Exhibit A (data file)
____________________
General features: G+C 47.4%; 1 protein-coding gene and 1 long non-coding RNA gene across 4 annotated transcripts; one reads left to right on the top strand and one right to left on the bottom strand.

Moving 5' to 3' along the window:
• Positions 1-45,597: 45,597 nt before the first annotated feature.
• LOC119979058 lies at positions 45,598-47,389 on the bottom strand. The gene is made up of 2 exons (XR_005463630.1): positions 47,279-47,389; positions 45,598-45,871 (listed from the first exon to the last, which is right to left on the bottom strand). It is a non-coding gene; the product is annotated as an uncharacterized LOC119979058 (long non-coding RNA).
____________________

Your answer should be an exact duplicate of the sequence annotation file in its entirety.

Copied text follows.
General features: G+C 47.4%; 1 protein-coding gene and 1 long non-coding RNA gene across 4 annotated transcripts; one reads left to right on the top strand and one right to left on the bottom strand.

Moving 5' to 3' along the window:
• Positions 1-45,597: 45,597 nt before the first annotated feature.
• LOC119979058 lies at positions 45,598-47,389 on the bottom strand. The gene is made up of 2 exons (XR_005463630.1): positions 47,279-47,389; positions 45,598-45,871 (listed from the first exon to the last, which is right to left on the bottom strand). It is a non-coding gene; the product is annotated as an uncharacterized LOC119979058 (long non-coding RNA).